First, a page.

Chef Bryce Gilmore blazes his own trail – with a trailer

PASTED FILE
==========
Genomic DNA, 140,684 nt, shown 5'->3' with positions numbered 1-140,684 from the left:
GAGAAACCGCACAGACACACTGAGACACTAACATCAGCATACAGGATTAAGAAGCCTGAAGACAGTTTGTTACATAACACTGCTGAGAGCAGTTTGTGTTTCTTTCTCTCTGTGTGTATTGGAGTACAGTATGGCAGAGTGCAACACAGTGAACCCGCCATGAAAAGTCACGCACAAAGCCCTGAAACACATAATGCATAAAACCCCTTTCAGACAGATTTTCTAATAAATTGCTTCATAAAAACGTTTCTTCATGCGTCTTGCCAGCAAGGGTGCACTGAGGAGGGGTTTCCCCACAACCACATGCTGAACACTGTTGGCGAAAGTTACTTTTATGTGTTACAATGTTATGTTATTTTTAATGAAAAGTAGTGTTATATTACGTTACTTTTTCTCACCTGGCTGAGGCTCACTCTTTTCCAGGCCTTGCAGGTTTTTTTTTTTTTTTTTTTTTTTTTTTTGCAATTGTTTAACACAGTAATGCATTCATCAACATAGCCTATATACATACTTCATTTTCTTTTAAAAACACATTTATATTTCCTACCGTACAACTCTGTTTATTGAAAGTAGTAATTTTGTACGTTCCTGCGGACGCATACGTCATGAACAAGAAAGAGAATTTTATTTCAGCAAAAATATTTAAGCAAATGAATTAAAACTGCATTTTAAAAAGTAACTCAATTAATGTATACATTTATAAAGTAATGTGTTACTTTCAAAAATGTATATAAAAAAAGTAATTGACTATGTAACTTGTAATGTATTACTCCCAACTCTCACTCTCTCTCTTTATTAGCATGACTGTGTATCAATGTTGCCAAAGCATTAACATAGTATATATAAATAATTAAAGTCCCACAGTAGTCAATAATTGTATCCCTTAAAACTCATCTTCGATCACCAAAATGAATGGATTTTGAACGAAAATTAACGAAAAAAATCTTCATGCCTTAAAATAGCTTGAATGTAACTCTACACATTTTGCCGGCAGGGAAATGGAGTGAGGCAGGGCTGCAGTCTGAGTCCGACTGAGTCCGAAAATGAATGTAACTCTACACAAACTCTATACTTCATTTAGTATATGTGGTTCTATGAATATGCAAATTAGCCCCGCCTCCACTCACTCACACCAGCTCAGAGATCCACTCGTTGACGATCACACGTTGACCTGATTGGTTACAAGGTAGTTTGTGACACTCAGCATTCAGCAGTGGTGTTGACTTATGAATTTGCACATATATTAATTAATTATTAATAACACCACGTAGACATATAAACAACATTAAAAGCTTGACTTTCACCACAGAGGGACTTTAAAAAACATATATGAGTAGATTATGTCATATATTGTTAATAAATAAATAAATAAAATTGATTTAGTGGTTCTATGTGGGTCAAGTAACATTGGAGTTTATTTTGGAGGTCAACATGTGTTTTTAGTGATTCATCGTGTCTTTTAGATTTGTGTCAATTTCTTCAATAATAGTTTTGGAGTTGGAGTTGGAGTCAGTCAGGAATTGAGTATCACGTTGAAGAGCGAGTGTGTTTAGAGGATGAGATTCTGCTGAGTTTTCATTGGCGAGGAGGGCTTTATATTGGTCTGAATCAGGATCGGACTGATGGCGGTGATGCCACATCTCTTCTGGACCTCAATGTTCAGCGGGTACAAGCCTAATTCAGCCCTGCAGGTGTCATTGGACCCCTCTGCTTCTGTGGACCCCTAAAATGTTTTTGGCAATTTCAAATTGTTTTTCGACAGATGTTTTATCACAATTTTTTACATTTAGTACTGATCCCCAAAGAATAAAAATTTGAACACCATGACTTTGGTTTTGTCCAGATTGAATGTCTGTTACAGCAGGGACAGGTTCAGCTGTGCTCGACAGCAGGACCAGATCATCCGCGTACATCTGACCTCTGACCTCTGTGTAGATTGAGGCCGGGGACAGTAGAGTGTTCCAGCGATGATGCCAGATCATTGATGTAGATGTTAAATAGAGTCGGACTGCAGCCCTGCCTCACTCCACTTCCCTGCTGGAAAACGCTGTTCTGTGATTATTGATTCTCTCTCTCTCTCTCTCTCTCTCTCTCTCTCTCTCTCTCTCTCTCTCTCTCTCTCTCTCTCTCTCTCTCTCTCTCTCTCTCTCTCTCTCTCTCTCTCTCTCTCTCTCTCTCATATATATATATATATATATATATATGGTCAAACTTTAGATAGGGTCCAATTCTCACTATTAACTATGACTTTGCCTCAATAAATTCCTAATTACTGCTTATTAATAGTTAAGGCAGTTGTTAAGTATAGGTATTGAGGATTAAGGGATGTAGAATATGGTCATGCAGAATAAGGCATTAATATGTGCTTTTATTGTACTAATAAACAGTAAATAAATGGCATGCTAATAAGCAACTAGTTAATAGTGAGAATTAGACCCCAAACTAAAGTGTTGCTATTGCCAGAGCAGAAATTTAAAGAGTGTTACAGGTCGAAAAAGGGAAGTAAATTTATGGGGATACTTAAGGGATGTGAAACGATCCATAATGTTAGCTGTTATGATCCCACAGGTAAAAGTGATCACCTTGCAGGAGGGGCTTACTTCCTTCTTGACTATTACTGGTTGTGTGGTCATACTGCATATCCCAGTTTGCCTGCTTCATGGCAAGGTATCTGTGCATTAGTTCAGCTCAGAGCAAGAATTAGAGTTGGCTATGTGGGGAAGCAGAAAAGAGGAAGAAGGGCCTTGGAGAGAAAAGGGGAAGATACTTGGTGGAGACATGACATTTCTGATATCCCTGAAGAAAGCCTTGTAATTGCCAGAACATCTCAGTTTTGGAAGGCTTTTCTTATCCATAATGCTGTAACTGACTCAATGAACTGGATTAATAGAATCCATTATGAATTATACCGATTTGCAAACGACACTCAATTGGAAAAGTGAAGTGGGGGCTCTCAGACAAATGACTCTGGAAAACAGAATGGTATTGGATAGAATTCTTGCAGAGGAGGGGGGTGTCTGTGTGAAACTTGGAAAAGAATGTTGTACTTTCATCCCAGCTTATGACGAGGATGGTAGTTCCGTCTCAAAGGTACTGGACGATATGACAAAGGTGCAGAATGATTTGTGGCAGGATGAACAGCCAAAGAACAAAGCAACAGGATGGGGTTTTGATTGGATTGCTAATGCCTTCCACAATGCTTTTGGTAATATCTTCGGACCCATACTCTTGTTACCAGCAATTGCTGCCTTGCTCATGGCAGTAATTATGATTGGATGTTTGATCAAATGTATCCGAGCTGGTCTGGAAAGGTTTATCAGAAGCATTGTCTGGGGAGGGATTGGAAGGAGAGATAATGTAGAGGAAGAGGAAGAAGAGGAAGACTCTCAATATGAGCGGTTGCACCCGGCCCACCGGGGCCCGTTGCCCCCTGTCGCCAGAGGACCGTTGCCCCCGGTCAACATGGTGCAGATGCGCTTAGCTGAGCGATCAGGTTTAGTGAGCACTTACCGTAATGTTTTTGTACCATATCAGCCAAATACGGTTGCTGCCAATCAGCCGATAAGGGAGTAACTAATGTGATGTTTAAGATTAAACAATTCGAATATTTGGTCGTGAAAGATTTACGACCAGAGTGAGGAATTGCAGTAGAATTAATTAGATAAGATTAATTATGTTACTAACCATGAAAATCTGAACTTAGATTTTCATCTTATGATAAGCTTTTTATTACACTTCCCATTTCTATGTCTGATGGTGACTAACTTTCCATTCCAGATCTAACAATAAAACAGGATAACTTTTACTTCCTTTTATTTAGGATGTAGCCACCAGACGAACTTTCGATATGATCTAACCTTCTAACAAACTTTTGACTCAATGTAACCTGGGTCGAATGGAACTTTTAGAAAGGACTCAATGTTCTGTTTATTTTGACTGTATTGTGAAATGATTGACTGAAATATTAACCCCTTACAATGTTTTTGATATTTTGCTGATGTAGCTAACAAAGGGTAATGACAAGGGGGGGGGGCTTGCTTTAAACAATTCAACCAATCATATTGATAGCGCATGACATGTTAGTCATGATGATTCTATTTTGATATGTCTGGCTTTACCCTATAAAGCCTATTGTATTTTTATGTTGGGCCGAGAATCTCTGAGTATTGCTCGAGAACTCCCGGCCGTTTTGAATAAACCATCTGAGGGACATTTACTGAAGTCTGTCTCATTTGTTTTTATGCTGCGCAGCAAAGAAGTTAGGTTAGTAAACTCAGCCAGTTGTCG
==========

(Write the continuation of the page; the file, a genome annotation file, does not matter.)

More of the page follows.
ASPEN – Some years ago, staff members at Food & Wine magazine pointed out the momentum of the American foodie movement by noting that the magazine’s best new chef selections were no longer coming just from the usual fine-dining capitals – New York, San Francisco, Chicago, Miami. Creative young culinary talents were establishing themselves in Boulder and Baltimore, Portland, Maine, and Portland, Ore. (Both Portlands, in fact, have been hotbeds for best new chef honorees.)In 1998, the magazine, while noting the selection of chefs from areas that had not been tapped before, including Utah and Cleveland, stated, “We take that as proof that the demand for great food is spreading to every corner of the country.”This year, the trend toward finding noteworthy food anywhere takes yet another leap, beyond the geographic angle. Among the honorees is Bryce Gilmore, whose inclusion on the list stems largely from Odd Duck, his eatery located on South Lamar Boulevard in Austin, Texas. And saying that Odd Duck is on South Lamar is meant to be taken in the very literal sense: The full name is the Odd Duck Farm to Trailer, and it is indeed a trailer – an orange 1980 Fleetwood Mallard, propped up on cinder blocks, in a small trailer park where the neighbors include Gourdough’s Donut Trailer. Out front, in what appears to be a sandy lot, are an assortment of almost-matching metal chairs, cheap tables and stools. It’s a long way from, say, Thomas Keller and his French Laundry, Daniel Boulud and his Daniel – both members of the inaugural best new chefs class, in 1988.Listen to Gilmore, a 28-year-old Austin, Texas, native, talk, though, and there’s not much separating him from Keller and Boulud (apart from plates and utensils that need to be washed – the Odd Duck’s are disposable – and probably a few tens of thousand dollars a month in rent). Like his more traditional-minded fellow restaurateurs, Gilmore is focused on locating the best ingredients and turning them into the finest meals.”I care about food and we do the best we can with the ingredients we have,” Gilmore said from Austin, adding that a wood grill is used to cook all of the Odd Duck’s six or seven daily small-plate selections – from the staple favorite, pork belly sliders, to grilled quail and grits with a soft egg. “I feel I’m a good cook, and so long as you have the ingredients, the food will be good. We’re not serving it on fancy plates, but it’s good ingredients and we treat it with respect.”Gilmore got his early cooking experience at his father’s elbow, helping out dad in the kitchen of Z’Tejas Southwestern Grill in Austin. From there, Gilmore took the high route, studying at the California Culinary Academy in San Francisco and cooking at San Francisco’s French-influenced Boulevard and Texas’ Caf 909. In 2008, he moved to Aspen to become the kitchen supervisor at the Little Nell’s elegant Montagna, a position he held for two years.Against that background, opening a trailer can seem like a tragic career fall. Not so for Gilmore, who was motivated by a desire for independence. “I wanted to do my own thing, and the only way to do that financially was to do a trailer,” he said. “Austin has a lot of them; the city makes it easy.”Gilmore was also intent on returning to his hometown, where he hadn’t cooked in several years. What he found was inspiring. There’s not only the trailer scene – “There are thousands of trailers here in Austin,” Gilmore said, noting that South Lamar is a hive of trailer-food activity – but also a food savvy that didn’t exist just a few years ago.”There’s a lot of people who support it. And the farmers market, there are a lot of people there. The people are interested in where the food comes from, how it gets on their plate. The farmers are interested in figuring out what will grow well,” Gilmore said, adding that his time at the Little Nell, working with former Montagna chef Ryan Hardy, heightened his appreciation for connecting with local farmers. “When I was cooking here five years ago, there wasn’t much to choose from. Now we have a good selection, and I think in five years it will be much bigger. I’m excited to see what the future will be in Austin.”Gilmore is helping to build that future. In December, he opened Barley Swine. Though the new spot is in an actual building (also on South Lamar) that can’t be propped up and rolled away, it seems to follow in the footsteps of Odd Duck. Named for Gilmore’s fondness for beer and pork, Barley Swine is small, with a brief, intensely eclectic small-plate menu (grilled pork belly with refried beans and octopus salad; foie gras, chicken duck confit and waffle), and communal tables only.”But the food is serious. It’s fine dining,” Gilmore said. “I wanted to create a place I would enjoy eating at.”email@example.com
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